CBS News 10 August 2019
Family First Comment: “… a new nationwide study shows a 27% increase in children and teenagers getting emergency treatment for marijuana toxicity. Seventy percent of the cases occurred in states with legalized marijuana.”
Thein shows how America’s attitude toward the drug may be changing. But the drug has changed too: Newly developed strains of marijuana are far stronger than what people were smoking in the past, leading to unintended consequences like addiction and marijuana toxicity.
“Typically, young children around the age of 2 are getting into caregivers’ — whether it’s parents’, grandparents’, babysitters’ — marijuana products, often edible products,” said Dr. Sam Wang.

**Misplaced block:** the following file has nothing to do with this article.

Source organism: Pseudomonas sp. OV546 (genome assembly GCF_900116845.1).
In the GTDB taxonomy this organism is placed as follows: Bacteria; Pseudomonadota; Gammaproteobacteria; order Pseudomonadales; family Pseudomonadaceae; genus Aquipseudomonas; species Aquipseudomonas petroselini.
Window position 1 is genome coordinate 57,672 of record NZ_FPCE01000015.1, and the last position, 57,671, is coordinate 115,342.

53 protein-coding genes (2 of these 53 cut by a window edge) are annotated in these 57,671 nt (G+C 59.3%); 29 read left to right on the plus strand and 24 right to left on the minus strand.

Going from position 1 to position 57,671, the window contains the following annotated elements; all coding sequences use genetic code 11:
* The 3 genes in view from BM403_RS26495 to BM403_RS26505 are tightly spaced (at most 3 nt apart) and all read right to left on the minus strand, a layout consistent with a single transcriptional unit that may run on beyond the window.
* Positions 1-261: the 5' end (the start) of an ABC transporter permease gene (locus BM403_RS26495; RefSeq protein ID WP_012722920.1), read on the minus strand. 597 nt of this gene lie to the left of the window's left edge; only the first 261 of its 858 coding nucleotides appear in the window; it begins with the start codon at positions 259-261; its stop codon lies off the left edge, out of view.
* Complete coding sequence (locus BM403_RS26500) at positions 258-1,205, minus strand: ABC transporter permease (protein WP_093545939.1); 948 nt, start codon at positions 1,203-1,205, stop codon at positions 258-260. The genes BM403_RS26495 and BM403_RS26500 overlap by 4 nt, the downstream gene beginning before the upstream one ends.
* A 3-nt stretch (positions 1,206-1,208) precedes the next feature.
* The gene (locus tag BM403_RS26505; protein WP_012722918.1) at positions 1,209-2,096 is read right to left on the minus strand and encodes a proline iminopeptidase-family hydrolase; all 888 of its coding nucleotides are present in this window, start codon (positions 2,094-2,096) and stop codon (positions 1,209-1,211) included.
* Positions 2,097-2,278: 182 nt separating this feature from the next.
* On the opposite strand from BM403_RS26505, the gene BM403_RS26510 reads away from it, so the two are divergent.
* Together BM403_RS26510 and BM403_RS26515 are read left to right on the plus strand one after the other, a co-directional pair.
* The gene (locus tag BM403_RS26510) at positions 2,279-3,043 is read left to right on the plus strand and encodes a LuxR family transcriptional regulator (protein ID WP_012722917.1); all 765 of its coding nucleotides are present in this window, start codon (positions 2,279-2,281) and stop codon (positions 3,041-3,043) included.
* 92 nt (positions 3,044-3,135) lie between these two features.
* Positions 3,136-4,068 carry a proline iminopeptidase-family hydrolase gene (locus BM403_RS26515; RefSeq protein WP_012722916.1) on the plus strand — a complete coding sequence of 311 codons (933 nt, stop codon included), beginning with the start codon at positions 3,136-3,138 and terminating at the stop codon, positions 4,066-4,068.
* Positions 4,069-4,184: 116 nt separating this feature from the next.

Wang’s findings from Colorado’s Children’s Hospital are included in a new nationwide study that showed a 27% increase in children and teenagers getting emergency treatment for marijuana toxicity. Seventy percent of the cases occurred in states with legalized marijuana.
“In severe circumstances, it can affect how they’re breathing and make them comatose and be put on a ventilator,” Wang said.
An exponential increase in marijuana’s psychoactive ingredient, THC, is at the center of the crisis. THC content has spiked from 3.7% to more than 20% — and some cannabis concentrates contain close to 100% THC.
Twenty-year-old Colton said that his addiction to marijuana began when the drug was legalized five years ago while he was attending high school in Colorado.
“Once it was legalized, it was so… easy to get in its strongest form straight from the dispensary,” Colton said. His father, Andrew Brandt, believes the high levels of THC fueled his son’s addiction.
READ MORE: https://www.cbsnews.com/news/marijuana-the-unintended-consequences-of-more-potent-pot/